In modern web applications, almost all functionality offered to users is handled by an Application Programming Interface or API for short.

To help visualize how this works, think of a website like a coloring book, where all the borders and shapes are defined when you access it. However, in most cases, the website’s API actually “colors in” each region with data.

For example, consider the “Grocery Tracker Online” website below:

You can see that there are borders, shapes, and sections defined by the source code of the website. These are empty since an API has not been used by the client to fill in data.

Next, let’s see what happens when an API is used to populate data within these regions:

We can see that each section has been filled with data served by the API. We are also currently logged in as a user named “Ken Thompson”. This user has rights to view the current status of shipments of apples, broccoli, and milk, and can view a listing of site content. Additionally, a news feed is now populated on the right-hand side of the website.

Each of these data points has been populated by the API.

Let’s assume that our API’s URL is “”, we can say that the following API routes were used to handle the population of this data:

    •  Used to populate the “Ken Thompson” user data
    • Requests used to gather shipment information
    • Used to populate the “Site Content” section with active grocery items
    • Used to populate the “News” section with current news items.


Thus, we can see how a series of individual API “methods” or “routes” were used to fetch data to populate each relevant section of the website.

APIs are not just limited to handling data within an application. Commonly, developers will write a series of methods for user authentication, user management and modification, modification of data in the application, or the ability to interact with functionality provided by the application.

Each of these “methods” served by an API can be exploited by an attacker. Let’s look at how this typically occurs in more detail.

Insecure Direct Object References (IDOR)

When implementing the architecture of a web application, it’s useful to classify information with identifiers. Developers need to be able to group pieces of information. After all, how else will they know what info to provide users?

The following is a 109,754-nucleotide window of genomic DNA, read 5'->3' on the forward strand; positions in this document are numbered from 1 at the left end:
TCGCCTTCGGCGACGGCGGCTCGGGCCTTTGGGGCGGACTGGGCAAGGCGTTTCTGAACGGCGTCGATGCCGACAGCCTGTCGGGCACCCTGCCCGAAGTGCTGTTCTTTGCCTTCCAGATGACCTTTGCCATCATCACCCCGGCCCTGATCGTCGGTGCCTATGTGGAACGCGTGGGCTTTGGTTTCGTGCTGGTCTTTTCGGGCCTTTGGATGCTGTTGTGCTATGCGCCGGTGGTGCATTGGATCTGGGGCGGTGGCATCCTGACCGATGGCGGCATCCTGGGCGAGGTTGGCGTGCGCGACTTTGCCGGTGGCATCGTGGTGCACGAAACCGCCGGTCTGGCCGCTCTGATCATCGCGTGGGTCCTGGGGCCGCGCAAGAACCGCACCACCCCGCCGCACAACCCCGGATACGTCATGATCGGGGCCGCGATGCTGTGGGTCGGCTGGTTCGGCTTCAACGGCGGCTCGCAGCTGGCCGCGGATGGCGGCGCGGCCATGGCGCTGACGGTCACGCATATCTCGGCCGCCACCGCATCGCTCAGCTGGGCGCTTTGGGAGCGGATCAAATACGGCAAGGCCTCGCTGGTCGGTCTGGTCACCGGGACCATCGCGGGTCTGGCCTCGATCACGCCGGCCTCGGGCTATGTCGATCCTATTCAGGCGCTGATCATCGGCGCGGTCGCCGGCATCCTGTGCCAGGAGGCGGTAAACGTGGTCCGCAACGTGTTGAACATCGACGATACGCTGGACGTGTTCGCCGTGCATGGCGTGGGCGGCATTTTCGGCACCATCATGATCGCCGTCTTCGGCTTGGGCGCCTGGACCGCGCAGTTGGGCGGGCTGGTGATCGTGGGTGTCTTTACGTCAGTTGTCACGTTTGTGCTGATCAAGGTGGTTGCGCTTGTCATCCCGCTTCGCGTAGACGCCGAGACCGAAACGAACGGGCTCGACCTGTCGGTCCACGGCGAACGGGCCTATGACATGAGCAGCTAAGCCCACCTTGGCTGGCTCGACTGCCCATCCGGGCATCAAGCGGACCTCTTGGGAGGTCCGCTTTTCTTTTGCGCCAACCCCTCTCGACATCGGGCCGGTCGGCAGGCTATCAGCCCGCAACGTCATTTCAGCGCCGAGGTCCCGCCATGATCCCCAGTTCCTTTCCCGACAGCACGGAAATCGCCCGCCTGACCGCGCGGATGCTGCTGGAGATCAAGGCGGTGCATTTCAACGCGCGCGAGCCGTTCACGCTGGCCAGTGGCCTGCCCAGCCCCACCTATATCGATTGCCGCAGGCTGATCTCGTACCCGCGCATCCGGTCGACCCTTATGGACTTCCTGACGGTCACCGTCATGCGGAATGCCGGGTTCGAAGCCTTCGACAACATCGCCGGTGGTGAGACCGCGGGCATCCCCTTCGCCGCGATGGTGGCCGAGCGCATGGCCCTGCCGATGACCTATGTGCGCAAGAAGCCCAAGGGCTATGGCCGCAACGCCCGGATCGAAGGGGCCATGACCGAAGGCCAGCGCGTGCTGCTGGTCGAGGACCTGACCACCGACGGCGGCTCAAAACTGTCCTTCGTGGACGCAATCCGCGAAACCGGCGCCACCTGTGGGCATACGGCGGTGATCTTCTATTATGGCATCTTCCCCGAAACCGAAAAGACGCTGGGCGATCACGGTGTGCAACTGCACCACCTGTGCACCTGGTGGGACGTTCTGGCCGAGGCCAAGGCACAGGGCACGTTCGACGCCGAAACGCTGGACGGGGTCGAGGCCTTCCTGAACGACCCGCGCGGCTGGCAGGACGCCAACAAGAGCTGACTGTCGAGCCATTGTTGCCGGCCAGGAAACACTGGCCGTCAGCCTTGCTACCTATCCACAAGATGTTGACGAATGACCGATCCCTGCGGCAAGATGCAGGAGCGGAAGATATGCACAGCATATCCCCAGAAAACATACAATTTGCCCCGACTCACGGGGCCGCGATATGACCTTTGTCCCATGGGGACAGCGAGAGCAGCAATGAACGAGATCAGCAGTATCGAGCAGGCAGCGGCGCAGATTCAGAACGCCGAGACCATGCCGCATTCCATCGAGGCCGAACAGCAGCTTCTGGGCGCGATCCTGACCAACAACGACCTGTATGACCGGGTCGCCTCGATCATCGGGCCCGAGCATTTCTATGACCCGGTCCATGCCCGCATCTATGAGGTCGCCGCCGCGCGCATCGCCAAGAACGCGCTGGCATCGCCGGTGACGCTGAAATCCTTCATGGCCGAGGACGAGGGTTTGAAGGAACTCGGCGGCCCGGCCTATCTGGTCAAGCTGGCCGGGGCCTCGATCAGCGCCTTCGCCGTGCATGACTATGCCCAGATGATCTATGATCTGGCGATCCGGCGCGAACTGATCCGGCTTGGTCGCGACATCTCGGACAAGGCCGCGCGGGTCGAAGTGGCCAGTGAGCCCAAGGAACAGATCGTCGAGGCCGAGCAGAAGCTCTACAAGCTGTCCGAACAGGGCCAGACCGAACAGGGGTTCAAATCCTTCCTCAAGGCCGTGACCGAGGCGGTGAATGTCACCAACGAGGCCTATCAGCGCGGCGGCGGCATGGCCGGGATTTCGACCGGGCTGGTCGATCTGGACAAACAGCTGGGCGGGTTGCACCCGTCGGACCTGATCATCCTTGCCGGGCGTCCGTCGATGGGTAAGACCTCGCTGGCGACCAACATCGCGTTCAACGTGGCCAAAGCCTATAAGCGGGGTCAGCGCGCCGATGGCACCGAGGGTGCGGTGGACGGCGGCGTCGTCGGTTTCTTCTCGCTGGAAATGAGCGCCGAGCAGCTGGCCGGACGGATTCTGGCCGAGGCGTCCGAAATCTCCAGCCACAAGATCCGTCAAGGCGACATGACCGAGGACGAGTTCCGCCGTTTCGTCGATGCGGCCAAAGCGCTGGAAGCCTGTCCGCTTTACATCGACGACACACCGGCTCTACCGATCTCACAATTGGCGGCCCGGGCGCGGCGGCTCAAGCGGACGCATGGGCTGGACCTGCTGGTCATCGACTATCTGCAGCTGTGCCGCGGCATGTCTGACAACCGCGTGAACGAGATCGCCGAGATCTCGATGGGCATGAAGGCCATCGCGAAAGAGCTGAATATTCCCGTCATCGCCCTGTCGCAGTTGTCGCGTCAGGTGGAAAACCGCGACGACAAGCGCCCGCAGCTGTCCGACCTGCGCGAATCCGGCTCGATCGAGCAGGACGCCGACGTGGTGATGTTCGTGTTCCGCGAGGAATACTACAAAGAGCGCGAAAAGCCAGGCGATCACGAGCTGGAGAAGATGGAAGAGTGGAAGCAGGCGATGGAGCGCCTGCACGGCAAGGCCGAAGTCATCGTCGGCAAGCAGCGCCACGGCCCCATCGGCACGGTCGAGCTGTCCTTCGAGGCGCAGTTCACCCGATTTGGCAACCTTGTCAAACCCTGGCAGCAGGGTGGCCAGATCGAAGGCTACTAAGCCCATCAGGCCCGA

Take for example the API method we found used to populate the “Ken Thompson” user’s info earlier:

You might have noticed the “145” portion of the route. In the case of our Grocery Tracker Online application, we can assume that this is an identifier tied to the “Ken Thompson” user’s identity. In fact, even if you aren’t familiar with web applications, you probably deduced this anyway.

This leads us to the concept of Insecure Direct Object References (IDOR). Let’s take on the mindset of an attacker who wants to abuse our web application. We’ve observed that “145” is a user identifier; why don’t we try to replace this value with something else?

We replaced the “145” value with an alternate value of “1”. In the response, we can now see that the alternate “Dennis Ritchie” user’s information has been returned to us, including their credit card information!

This might seem simple and unrealistic, but IDOR attacks in the wild can very much resemble this approach. When issues like this exist within an API, attackers may script thousands of requests to quickly “farm” user data from the vulnerable route.

Excessive Data Exposure

Let’s say our attacker is not satisfied with the previous IDOR vulnerability they found, and instead is interested in the shipment information contained within our grocery tracker website. This brings us to another common API issue that is experienced quite often when interacting with environments, excessive data exposure.

We’ll focus on the “/api/v1.0/shipments/5685” route we documented earlier that was used to populate information on shipments of apples: